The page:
√m's fundamental meaning the location of one(s) spoken about; not present in the location of the present discourse is applied in at least three senses: (1) 3rd person personal pronouns “he, she, it; him, her, it; his, hers, its; himself, herself, itself; they, them, themselves, their, theirs”; (2) the locative adverb “there (yonder)”; and (3) the demonstrative pronouns “thas/those there yonder (not present in the location in which the discourse is taking place)”.

Here are the nominative 3rd person personal pronouns of FrankenLanguage, formed with semantic root √m followed by either ki (for the singular) or ka (for the plural):
ki 3rd person singular nominative personal pronoun “he” or “she” or “it”

ka 3rd person plural nominative personal pronoun “they”

A Linguistic-typological Head-trip

Linguistic Types based on morphology, and so morphological types:

(1)monosyllabic/isolating; example Chinese; absence of all morphology (ideally!), lexemes and morphemes are one and the same (ideally!), but regarded as lexemes, and all lexemes are (ideally!) nouns; minimal phonology

Only prototypical ideals are being expressed here! Examples are real-life and thus not prototypes.

(2)agglutinating; example Turkish; morphemes and lexemes clearly distinct; morphology and phonology clearly distinct (ideally!);

Type 2 is to be regarded as evolving into Type 2, and Type 2 is into Type 3, and so on…

(3)fusional; examples Latin and Sanskrit; phonology has caused morphology to be intimately and inextricably entwined in the lexicon; a lexeme by itself flexes to represent all that previous independent morphology would have expressed — in other words, the lexicon has taken over the mophology, the lexemes are 'strong' enough to 'flex out' its own morphology. The lexicon has grown up to become a big tough guy!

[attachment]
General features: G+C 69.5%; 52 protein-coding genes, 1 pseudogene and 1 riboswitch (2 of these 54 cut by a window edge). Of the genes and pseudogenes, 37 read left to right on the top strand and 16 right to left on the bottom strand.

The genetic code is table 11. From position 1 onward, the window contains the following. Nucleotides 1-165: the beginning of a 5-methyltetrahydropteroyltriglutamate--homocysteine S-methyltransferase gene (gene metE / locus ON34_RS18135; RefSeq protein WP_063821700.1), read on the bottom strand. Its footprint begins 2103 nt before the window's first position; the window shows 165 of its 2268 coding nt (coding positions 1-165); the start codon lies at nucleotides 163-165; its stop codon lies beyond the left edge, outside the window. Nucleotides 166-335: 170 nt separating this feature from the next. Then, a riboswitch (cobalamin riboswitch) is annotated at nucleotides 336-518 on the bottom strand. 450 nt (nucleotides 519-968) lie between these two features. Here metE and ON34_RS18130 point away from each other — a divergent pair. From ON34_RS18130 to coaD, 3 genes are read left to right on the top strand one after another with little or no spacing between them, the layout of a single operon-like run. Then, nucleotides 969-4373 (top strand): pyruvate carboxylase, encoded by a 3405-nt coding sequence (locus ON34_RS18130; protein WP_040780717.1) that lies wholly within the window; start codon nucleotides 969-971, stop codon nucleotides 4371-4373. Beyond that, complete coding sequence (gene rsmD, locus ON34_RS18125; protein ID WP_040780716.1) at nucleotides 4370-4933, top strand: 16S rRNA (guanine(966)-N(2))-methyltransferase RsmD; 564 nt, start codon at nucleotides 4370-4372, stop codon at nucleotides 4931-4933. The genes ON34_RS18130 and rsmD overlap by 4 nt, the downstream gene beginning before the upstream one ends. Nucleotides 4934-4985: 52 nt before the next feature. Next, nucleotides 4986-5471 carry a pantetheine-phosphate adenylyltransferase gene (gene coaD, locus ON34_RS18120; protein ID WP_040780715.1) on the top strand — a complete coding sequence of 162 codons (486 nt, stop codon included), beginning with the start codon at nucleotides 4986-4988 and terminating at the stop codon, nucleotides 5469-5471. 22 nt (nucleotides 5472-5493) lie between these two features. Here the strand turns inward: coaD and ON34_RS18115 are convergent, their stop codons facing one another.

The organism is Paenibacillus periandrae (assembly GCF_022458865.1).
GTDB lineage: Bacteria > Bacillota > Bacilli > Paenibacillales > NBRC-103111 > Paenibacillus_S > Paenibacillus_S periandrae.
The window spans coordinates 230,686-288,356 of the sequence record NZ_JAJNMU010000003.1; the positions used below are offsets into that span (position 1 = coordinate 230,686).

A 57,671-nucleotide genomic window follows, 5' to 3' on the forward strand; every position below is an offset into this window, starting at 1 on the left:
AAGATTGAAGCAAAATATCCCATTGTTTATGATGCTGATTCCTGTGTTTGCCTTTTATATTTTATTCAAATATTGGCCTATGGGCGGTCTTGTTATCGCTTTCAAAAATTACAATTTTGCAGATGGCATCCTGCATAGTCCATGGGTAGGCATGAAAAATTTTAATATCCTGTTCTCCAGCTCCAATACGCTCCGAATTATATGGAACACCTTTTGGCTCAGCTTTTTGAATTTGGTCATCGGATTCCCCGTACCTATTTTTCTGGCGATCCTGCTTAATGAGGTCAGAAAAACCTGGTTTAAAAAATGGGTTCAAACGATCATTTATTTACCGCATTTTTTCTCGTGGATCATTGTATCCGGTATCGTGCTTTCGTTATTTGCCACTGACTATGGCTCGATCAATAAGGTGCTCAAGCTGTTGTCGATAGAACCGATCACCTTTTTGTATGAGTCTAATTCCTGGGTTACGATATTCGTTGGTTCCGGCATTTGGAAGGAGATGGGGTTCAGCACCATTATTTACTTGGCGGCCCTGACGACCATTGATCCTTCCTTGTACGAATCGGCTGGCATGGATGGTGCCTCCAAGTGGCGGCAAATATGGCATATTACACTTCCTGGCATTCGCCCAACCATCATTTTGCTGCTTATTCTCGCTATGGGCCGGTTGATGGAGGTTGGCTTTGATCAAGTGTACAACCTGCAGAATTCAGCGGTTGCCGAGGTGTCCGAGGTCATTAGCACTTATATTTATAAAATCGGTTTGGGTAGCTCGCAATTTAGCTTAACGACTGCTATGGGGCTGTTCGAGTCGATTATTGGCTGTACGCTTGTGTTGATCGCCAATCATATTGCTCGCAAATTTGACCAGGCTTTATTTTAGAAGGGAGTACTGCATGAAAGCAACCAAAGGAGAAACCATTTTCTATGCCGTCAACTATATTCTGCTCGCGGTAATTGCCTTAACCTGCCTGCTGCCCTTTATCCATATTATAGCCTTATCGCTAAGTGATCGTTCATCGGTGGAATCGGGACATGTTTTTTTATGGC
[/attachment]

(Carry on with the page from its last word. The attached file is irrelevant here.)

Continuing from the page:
(4)polysynthetic; examples Nahuatl and Inuktituk; lexemes re-analyzed as morphemes; the rich verbal inflection of fusional languages gives way to to everything being verbal morphemes (ideally!); ideally, eerything is morphology and there is no lexicon. If you described light with Type 1, it would be a particle (the photon), but if you described light with Type 4, it would be a wave. This is linguistic Zen.

(5)root-based; examples Hebrew and Arabic; ideally, everything is phonology, or more accurately morphophonology because now phonology is one with meaning; the inventory of phonemes is also a list of the fundamental morphemes/lexemes of the languages, from which (ideally!) all the lexicon stems. This would be the proverbial Divine Language. Enter Kabalah and the beautiful world of Hebrew mysticism. "In the beginning was the Word," states the Gospel of John because the word here is divine, the Divine Languages speaks the universe into creation!
NOTE NOTE and again NOTE: we are dealing with hypothetical ideals here, and the examples given represent languages that seem to tend to show more of one of these five ideals than any of the other types of ideals.